Warning over eating raw dough due to E. coli risk in flour

The US Food and Drug Administration (FDA) has warned against eating raw dough, batter or cake mixture because of the risk of E. coli from flour.

The FDA updated its guidelines following an investigation into an E. coli outbreak in the US in 2016 where flour was found to be the cause.

Cooking the flour kills any bacteria that can cause infections.

The FDA says commercially made cookie dough ice-cream products are OK as manufacturers use treated flour.

In 2016, dozens of people across the US were made sick by a strain of bacteria called Shiga toxin-producing E. coli O121, that was linked to flour.

A mill in Kansas City, Missouri, was found to be the probable source of the outbreak and ten million pounds of flour were recalled.

Previously there have been warnings about eating raw dough and cake mixture due to the presence of raw eggs that can pose a risk of salmonella.

The UK Food Standards Agency advises against eating raw dough “because it may not be safe”.

But Leslie Smoot, a senior adviser for the FDA, says flour alone is also a risk.

“Flour is derived from a grain that comes directly from the field and typically is not treated to kill bacteria.”

Bacteria from animal waste in the field could contaminate the grain, which is then harvested and milled into flour.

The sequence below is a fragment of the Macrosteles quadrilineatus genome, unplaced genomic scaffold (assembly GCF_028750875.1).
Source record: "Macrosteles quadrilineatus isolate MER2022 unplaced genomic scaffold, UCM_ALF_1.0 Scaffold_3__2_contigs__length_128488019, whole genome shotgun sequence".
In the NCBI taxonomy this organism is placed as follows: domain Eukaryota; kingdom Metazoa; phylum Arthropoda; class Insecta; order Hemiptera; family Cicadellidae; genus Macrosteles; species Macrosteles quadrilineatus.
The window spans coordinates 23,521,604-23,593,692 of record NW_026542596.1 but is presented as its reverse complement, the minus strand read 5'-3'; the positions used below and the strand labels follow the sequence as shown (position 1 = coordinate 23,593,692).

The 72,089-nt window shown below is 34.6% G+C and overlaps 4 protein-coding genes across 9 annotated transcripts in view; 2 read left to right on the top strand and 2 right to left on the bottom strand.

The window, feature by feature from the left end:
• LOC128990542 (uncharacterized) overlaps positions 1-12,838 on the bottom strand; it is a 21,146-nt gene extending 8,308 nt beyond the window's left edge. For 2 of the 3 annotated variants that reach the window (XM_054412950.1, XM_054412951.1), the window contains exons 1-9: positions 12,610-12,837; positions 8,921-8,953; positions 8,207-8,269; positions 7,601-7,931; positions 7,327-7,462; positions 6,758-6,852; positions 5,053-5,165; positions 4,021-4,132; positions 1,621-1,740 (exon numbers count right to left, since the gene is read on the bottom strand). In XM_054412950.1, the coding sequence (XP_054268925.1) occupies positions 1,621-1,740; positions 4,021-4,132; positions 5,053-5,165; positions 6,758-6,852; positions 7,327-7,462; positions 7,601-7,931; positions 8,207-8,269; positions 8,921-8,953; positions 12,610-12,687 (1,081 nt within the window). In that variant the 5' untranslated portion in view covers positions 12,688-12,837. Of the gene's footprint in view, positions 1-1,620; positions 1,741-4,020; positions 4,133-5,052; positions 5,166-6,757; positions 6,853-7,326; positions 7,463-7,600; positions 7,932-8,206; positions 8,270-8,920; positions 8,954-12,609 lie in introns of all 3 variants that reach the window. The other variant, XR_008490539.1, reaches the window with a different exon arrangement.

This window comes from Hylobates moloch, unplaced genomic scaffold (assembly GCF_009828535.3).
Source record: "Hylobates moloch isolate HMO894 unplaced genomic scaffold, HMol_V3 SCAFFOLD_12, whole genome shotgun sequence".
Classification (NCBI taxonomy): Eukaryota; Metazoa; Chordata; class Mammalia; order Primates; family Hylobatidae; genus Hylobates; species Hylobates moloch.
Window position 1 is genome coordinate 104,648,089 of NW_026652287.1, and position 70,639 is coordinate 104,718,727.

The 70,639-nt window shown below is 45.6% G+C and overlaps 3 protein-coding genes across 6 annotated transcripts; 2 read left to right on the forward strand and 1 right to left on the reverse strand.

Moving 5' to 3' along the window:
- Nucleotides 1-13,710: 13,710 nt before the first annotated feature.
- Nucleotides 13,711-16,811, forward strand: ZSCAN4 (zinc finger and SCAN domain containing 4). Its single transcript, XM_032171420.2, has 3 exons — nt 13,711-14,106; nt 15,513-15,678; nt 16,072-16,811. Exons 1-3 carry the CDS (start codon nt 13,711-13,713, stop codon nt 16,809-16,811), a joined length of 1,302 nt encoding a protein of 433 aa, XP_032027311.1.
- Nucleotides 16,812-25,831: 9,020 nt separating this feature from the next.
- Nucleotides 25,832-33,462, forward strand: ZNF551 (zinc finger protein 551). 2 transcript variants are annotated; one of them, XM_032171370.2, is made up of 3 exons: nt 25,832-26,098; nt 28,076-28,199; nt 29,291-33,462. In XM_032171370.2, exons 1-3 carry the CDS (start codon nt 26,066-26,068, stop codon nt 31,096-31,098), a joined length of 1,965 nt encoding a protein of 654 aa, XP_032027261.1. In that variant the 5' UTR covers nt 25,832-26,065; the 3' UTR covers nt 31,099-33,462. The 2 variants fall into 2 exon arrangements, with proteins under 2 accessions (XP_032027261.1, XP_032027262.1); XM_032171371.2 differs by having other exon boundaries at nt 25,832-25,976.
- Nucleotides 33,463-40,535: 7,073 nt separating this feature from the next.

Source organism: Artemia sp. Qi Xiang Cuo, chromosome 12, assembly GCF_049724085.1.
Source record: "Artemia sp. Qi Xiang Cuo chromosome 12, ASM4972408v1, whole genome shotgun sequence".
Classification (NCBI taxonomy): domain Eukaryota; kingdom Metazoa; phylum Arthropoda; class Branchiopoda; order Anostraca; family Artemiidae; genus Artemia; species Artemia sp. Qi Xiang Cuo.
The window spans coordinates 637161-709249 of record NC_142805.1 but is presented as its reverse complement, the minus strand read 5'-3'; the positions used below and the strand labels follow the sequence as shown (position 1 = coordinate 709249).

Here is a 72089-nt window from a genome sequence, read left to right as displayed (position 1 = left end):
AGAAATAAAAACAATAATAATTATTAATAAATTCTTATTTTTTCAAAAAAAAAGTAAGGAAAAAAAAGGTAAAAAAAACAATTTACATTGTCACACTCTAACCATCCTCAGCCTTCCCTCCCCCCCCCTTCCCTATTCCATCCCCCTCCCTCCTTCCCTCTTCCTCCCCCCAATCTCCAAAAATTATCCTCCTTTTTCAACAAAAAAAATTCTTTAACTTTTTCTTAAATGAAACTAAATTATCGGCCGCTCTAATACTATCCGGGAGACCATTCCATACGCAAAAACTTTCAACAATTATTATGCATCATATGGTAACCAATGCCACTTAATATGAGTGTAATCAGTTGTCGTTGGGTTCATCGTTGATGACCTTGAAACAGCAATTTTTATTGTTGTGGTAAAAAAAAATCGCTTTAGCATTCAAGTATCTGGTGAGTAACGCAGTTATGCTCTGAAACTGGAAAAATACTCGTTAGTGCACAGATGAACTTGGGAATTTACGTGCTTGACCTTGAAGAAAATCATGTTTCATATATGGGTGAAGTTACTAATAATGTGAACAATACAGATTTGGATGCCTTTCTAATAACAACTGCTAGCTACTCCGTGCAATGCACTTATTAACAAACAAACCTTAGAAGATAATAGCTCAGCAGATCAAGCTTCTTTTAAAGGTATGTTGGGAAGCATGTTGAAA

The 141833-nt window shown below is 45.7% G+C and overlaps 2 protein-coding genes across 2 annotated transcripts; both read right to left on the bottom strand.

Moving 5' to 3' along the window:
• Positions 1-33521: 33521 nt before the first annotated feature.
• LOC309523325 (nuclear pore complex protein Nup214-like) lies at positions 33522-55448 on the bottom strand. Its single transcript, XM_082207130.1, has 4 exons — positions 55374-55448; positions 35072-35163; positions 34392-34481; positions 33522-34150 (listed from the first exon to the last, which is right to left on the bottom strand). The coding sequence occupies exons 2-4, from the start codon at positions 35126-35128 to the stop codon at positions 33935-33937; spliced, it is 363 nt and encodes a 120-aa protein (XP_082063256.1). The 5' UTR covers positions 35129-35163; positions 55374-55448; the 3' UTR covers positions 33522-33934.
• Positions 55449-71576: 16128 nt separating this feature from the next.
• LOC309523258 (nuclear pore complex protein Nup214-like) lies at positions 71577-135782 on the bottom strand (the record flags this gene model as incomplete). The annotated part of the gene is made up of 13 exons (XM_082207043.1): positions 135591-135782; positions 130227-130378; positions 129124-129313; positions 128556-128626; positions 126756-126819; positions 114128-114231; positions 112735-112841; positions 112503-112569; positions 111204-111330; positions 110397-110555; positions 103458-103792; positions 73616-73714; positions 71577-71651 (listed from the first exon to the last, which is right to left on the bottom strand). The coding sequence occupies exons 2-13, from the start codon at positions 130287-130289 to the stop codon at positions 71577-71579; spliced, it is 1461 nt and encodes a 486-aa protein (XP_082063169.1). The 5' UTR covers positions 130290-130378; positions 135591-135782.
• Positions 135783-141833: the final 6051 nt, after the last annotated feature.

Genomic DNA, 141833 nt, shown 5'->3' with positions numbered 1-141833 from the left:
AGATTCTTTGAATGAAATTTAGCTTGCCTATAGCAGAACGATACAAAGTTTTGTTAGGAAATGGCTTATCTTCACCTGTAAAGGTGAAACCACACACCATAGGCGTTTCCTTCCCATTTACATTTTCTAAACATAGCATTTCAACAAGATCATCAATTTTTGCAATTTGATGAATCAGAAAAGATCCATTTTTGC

E. coli O121 can cause abdominal cramps and diarrhoea (often bloody) but most people recover within a week.

In rare cases it can cause a type of kidney failure called hemolytic uremic syndrome.

Young and elderly people and those with weakened immune systems are most at risk of complications.

Tips to handle foods safely

The FDA says we should not eat or taste any raw biscuit dough, cake mix, batter, or any other raw dough or batter product that is supposed to be cooked or baked.

  • They advise carefully washing hands, work surfaces and utensils thoroughly after contact with flour and raw dough products
  • When baking with children watch out for flour spreading easily
  • Do not give play dough made with raw flour to children
  • In the US, restaurants and retailers have been warned not to serve raw dough to customers or provide raw dough for children to play with
  • Keep raw foods separate from other foods while preparing them to prevent any contamination that may be present from spreading
  • They recommend following package directions for cooking products containing flour at proper temperatures and for specified times
  • Follow label directions to chill products containing raw dough promptly after purchase until you bake them
  • The Food Standards Agency agrees “it is advisable to follow manufacturers’ cooking instructions when using food ingredients. Cooking food at the right temperature will ensure any harmful bacteria are killed.”

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